A professor at the University of Sussex said breaking the law was the "only moral thing to do" after he blocked the M25 during a divisive protest.

Nicholas John Till, professor of opera and music theatre at the University of Sussex will have to pay fees of £3,200 and do unpaid work for 80 hours after he blocked the country's busiest road during a divisive Insulate Britain protest.

The professor shut down the M25 alongside dozens of other protesters on September 15, 2021, and had to be removed by police officers at Junction 1A near Dartford.

Professor Till demanded the UK government insulate social housing across the country and retrofit all homes with better insulation by 2030 - which would reduce energy usage and therefore carbon emissions.

The Argus: Insulate Britain protesters blocking the M25Insulate Britain protesters blocking the M25 (Image: Insulate Britain)

The 68-year-old said: "The carbon state had brought all its might to silence and crush those of us who undertook a non-violent act of civil resistance to raise the alarm about the climate emergency.

"We knew the penalties we faced, but there are times when breaking the law is the only moral thing to do. We all respect the need for law and order, but there will be no law and order when climate breakdown leads to societal collapse.

"Ultimately, we acted in defence of law and order, not against it.”

The Argus: Nicholas outside Hove Crown CourtNicholas outside Hove Crown Court (Image: Insulate Britain)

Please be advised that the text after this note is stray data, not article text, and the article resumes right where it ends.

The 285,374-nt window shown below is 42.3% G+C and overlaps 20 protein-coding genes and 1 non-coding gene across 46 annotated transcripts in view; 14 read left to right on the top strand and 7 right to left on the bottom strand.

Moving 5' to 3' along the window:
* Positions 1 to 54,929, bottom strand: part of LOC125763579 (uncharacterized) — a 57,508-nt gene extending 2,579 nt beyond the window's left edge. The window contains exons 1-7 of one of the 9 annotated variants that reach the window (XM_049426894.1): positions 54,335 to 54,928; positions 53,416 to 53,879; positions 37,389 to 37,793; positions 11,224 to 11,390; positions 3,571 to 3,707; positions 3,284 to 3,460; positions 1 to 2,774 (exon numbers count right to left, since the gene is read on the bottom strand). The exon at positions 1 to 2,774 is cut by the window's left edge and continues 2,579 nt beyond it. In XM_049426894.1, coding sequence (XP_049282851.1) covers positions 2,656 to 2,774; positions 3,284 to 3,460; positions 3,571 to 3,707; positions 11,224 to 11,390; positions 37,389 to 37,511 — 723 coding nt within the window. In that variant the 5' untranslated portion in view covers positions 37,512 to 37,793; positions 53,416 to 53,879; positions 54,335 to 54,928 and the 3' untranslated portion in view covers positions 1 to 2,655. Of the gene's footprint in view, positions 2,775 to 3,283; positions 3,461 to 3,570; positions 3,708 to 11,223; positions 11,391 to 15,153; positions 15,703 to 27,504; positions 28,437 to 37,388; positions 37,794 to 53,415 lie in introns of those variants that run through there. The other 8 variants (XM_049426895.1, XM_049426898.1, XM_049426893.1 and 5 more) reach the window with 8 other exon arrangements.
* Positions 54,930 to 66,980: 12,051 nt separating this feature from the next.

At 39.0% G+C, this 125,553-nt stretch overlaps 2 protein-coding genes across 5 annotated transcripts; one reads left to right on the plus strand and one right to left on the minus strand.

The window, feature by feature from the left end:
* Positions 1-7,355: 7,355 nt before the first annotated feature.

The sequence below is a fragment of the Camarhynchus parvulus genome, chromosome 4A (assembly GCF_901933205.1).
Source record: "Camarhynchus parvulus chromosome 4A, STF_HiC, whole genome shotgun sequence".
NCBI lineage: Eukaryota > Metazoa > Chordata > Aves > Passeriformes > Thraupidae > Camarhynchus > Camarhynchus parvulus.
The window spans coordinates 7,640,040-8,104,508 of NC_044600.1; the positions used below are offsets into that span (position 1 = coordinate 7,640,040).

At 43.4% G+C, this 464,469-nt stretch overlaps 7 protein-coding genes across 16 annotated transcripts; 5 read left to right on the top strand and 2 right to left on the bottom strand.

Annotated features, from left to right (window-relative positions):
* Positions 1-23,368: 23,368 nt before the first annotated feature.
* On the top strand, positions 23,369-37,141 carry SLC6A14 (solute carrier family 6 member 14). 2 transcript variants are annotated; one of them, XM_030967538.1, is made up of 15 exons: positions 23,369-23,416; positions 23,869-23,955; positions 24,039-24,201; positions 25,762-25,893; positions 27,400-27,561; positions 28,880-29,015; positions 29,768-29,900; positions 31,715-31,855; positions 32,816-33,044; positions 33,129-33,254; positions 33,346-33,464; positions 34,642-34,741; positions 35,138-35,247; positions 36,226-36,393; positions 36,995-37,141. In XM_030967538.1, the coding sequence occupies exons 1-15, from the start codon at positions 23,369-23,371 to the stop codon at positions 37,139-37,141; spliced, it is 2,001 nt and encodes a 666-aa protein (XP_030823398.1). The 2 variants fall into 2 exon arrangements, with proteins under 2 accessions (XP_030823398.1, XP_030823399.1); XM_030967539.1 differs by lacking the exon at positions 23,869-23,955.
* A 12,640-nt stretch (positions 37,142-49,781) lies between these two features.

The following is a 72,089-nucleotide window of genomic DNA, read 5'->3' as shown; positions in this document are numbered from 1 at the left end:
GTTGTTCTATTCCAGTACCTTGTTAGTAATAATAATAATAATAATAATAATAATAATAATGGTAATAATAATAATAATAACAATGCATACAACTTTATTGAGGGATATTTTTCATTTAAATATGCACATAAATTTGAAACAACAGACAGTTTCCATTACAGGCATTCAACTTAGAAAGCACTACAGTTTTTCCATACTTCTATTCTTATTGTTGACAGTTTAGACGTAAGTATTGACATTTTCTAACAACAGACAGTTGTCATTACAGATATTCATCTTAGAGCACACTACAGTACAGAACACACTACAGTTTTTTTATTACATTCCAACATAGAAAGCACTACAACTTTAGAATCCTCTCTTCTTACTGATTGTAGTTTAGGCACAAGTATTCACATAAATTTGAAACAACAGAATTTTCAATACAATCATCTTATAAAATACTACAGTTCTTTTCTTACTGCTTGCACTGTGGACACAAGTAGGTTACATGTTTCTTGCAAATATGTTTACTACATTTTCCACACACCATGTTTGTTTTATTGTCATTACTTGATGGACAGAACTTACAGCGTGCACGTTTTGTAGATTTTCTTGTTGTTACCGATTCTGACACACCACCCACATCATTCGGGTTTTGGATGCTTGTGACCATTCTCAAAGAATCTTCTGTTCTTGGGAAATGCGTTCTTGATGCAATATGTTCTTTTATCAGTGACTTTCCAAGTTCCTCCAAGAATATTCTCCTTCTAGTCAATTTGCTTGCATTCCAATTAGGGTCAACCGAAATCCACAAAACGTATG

Nicholas - found guilty of causing a public nuisance - joined the music department at Sussex University in 2004 and took up the role of director of research for the school of media, film and music between 2016 and 2018.

A spokeswoman for the University of Sussex said: “We are aware of the outcome of the court case relating to Professor Nicholas Till but we will not comment on individual cases.” 

In October 2021,Nicholas blocked Upper Thames Street in London as part of the same campaign. 

He was sentenced to 6 weeks suspended for 18 months, 40 hours unpaid work, £3,500 costs and a £128 surcharge.

The Crown Prosecution Service has charged a total of 56 Insulate Britain protesters to answer at least 201 charges of public nuisance across at least 45 jury trials.

The Argus: Left to right: Nicholas Till, Louise Lancaster, Stefana Morosi and Tim SpeersLeft to right: Nicholas Till, Louise Lancaster, Stefana Morosi and Tim Speers (Image: Insulate Britain)

Nicholas was joined by Louise Lancaster, Stefania Morosi, and Tim Speers at the blockade.

Louise, 58, a teacher from Cambridge said: “I am proud to have been in nonviolent civil resistance with Insulate Britain to save lives, stop families choosing between heating and eating and strive for a livable future for all.

"The state ensured that our defences in law were ruled out, I call on the legal profession to push back against criminalising those sounding the alarm in this crisis.”

Louise was given an 18-month suspended sentence and ordered to do 140 hours of unpaid work and pay £2500 in costs.